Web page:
2. Josh says:

    I think most people use SCons for its correctness guarantee and not its speed.

    I would like to see how SCons performs on incremental builds when you use the –interactive option. I would also be interested to see how changing the SCons files change identification method from md5 to timestamp affects performance.

    • Eric Melski says:

      @Josh: on correctness-vs-performance, are you willing to pay an extra 4 hours on a full build for a small additional guarantee of correctness? As for –interactive, I tried it out, but I honestly don’t see how you expect that to help here. There are thousands of targets in the build, surely you don’t think I’m going to type “build f00001.o” for every one of those?

      • Rick Croote says:

        The –interactive option I have not used too much, but it is pretty neat and save a lot of time. It’s role would be where a the developer was going to manually build no more than a few targets over and over again. That does not many hundreds of files are not getting built or checked, but just that only a few are actually typed and executed from the build command. It has the downside of not reading the configuration files, which is why it is so fast to use, but if your change is in the configuration files, then it is not a good option.

  3. Saphyx says:

    How would SCons compare to CMake, in a similar test harness? (e.g. KDE chose SCons by committee, then CMake by action.) I guess CMake would be somewhere in between SCons and CMake, but it isn’t obvious (to me at least) how it would position itself.

    I might even be interested in chipping in.

  4. Sohail says:

    +1 Josh

  5. Gary says:

    I’d also be interested to know how this test is affected by the techniques in http://www.scons.org/wiki/GoFastButton, all of which can give significant speedups compared to the default setup.

  6. Anon says:

    But which build system to go for? Makefiles are tortuous to debug when they go wrong. Surely there has to be some better way (without switching to another languge)? waf? Jam? CMake? rake? ant?

  7. Kai Backman says:

    I’d be interesting in seeing data of Jam in this context. It tends to beat out almost all other systems in terms of raw speed.

    • Eric Melski says:

      @Kai: I haven’t used Jam, but like I told Saphyx, once I publish the generator script maybe you’d be willing to extend it to support Jam.

  8. Anon says:

    Thanks for the reply (PS: only by reading your other blog entries did I realise you actually sell and improved make!)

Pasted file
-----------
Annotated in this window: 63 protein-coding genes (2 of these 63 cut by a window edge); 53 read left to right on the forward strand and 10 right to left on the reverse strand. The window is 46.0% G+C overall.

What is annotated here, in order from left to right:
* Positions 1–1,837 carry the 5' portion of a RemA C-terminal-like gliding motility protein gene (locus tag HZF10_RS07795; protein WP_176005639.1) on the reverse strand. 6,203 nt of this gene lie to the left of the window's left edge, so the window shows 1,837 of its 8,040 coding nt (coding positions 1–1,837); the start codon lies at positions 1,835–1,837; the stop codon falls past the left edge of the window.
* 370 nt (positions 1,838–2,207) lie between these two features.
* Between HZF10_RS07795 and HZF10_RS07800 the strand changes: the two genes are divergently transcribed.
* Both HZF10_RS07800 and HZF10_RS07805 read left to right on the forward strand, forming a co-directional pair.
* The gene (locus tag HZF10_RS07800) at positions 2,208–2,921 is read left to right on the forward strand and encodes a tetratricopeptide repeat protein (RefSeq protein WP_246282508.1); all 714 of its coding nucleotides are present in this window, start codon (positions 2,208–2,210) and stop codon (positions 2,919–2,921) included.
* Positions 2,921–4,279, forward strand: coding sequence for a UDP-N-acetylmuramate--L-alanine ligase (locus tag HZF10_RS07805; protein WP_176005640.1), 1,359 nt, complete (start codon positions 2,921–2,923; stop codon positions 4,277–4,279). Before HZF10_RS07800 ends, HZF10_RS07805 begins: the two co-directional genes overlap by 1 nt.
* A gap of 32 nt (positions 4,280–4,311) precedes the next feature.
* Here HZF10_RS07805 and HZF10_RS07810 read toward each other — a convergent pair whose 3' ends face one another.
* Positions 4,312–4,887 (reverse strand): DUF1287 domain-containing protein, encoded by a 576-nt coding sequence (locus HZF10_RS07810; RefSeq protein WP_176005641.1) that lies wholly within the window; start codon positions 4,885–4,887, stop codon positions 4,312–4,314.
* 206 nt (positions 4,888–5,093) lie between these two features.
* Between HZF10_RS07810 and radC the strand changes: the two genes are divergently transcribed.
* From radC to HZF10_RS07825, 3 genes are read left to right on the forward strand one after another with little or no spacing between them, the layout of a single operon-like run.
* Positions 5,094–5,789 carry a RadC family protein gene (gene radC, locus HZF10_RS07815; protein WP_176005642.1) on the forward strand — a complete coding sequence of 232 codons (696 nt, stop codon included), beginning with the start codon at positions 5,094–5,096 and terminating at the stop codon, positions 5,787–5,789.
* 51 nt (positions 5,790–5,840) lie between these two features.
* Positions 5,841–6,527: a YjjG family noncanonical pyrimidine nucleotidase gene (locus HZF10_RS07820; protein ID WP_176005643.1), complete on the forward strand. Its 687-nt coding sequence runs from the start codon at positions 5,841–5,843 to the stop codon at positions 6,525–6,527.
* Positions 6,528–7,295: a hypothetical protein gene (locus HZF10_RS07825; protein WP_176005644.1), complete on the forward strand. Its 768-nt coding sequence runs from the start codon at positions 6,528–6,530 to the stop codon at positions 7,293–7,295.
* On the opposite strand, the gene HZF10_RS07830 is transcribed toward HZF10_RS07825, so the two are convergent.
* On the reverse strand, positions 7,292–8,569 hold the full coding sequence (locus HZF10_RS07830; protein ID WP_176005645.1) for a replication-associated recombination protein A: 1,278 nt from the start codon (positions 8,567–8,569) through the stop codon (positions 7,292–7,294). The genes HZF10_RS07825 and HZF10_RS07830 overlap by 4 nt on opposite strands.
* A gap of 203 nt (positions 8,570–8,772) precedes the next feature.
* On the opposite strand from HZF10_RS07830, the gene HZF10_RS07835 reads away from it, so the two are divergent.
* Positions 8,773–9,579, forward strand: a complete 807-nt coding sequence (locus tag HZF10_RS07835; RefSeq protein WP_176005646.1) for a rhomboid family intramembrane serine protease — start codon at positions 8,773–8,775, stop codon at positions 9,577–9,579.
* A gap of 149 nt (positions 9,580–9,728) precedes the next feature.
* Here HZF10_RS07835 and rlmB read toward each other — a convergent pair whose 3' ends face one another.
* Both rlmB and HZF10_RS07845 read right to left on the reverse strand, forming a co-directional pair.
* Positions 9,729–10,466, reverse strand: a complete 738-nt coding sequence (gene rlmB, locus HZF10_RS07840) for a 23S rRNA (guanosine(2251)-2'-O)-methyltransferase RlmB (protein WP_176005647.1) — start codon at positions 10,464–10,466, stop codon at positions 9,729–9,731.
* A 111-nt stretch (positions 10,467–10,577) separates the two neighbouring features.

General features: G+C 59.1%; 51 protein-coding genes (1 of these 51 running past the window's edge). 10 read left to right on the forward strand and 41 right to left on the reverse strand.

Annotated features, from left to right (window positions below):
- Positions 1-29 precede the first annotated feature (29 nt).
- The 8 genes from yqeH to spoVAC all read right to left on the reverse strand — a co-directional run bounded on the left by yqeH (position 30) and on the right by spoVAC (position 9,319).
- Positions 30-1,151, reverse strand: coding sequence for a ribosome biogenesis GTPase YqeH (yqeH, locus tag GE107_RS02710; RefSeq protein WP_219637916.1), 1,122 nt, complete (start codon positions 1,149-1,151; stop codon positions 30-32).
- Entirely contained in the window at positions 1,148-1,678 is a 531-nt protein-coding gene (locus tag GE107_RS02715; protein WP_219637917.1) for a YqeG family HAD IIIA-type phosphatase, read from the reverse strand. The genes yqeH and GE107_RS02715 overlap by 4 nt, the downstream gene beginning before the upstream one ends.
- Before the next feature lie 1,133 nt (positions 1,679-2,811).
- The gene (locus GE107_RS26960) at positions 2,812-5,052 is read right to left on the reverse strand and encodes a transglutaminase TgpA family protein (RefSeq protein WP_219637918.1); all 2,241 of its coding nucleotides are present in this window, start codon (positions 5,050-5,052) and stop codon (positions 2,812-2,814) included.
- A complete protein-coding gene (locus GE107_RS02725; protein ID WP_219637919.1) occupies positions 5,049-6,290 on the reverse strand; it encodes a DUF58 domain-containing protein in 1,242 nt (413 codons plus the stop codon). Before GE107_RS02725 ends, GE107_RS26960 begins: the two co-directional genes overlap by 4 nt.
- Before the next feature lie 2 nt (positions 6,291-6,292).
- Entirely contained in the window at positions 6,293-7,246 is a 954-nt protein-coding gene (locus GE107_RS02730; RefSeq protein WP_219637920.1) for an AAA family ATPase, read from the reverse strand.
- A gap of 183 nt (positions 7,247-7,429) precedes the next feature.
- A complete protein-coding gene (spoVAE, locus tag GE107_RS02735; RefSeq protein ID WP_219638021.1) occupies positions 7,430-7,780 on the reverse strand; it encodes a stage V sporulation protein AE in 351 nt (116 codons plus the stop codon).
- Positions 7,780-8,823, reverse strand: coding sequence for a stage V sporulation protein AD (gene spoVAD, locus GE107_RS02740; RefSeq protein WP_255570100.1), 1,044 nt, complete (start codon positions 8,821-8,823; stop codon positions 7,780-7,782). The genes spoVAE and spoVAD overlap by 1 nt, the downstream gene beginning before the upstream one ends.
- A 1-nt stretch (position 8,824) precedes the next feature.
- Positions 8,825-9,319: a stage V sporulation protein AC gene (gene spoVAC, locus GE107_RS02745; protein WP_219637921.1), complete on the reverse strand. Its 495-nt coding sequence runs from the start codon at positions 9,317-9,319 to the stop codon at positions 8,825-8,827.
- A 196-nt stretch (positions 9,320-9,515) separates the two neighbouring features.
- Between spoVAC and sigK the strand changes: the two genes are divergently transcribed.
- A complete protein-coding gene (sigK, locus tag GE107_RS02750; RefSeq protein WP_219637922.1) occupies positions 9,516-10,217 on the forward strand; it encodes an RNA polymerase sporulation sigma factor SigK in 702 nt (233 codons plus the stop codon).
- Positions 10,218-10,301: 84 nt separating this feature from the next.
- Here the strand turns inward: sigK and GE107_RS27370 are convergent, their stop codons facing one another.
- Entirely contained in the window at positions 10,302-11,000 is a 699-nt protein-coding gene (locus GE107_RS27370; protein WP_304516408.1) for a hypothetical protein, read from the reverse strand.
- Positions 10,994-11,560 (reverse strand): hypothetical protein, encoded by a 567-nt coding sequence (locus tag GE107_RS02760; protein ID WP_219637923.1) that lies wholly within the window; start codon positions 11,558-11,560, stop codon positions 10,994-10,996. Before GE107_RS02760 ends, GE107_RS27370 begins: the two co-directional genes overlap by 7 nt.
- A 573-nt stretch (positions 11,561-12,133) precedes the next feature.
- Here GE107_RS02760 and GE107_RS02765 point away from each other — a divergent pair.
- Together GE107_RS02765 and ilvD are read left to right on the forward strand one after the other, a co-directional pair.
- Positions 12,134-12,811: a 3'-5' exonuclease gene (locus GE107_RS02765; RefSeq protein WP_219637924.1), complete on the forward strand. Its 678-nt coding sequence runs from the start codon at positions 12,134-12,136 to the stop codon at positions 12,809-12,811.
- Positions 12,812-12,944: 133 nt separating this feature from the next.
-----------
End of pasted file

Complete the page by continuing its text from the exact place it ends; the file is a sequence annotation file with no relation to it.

9. Matt Doar says:

    Yes, SCons is slower than gmake. I’d still choose SCons for medium sized projects because it is more likely to remain correct over time, IMO.

  10. […] A second look at SCons performance: 18 of page views […]

  11. Electric says:

    Hopefully SCons will be improve when it comes to speed performance but Correctness is what important but It’s understandable to have the accurate result it will take time which result to slow speed performance.

  12. Nikita Manovich says:

    Could you please update your article? I have added CMake support into your script. Please let me know in case of any problems with the modified script (for me it works).

  13. Nikita Manovich says:

    — genbuild.pl.orig 2010-12-27 23:56:42.128384318 +0300
    +++ genbuild.pl 2010-12-28 00:00:55.792748177 +0300
    @@ -124,7 +124,7 @@
    print CFILE $buff;

    if ($group == 1) {
    – print CFILE “main (int argc, char * argv[]) {n”
    + print CFILE “int main (int argc, char * argv[]) {n”
    . “tint i, mb_out;n”
    . “tprintf (“I am $basedir/sn”, “$filname[$idx]””
    . “);n”
    @@ -138,7 +138,7 @@
    elsif ( ($fil[$idx] $group) == 0) {
    $idx2 = $fil[$idx] + 1;
    print CFILE “extern int printr_$file[$idx2] (char * fname);n”
    – . “main (int argc, char * argv[]) {n”
    + . “int main (int argc, char * argv[]) {n”
    . “tint i, mb_out;n”;

    print CFILE “tprintr_$file[$idx2] (“$filname[$idx]”);n”
    @@ -151,7 +151,7 @@
    . “ttprintf (“07d 9a123456789b123456789c12345”
    . “6789d123456789e123456789f12345678n”, i);n”
    . “t}n”
    – . “texit (0);n}n”;
    + . “treturn (0);n}n”;
    else {
    $idx2 = $fil[$idx] + 1;
    @@ -199,15 +199,19 @@
    $cdstr = “.”;
    for ($cdidx = 1; $cdidx $thiscm[$idx]”)
    + || die “Cannot open $thiscm[$idx] for output: $!”;
    open (SC, “> $thissc[$idx]”)
    || die “Cannot open $thissc[$idx] for output: $!”;
    open (MK, “> $thismk[$idx]”)
    || die “Cannot open $thismk[$idx] for output: $!”;

    + print CM “cmake_minimum_required(VERSION 2.8)n”;
    print SC “import osn”
    . “env = Environment(ENV = os.environ)nn”;

    @@ -231,6 +235,7 @@

    for (my $lupsIdx = 0; $lupsIdx < $nlups; $lupsIdx++) {
    + printf CM ("include_directories(./lup03d$fileSuffix)n", $lupsIdx);
    printf SC ("env.Append (CPPPATH = ['./lup03d$fileSuffix'])n",
    if ($lupsIdx == 0) {
    @@ -241,6 +246,7 @@
    printf MK ("${foo}.o: CPPFLAGS $eq -I${foo}lup03d$fileSuffixn",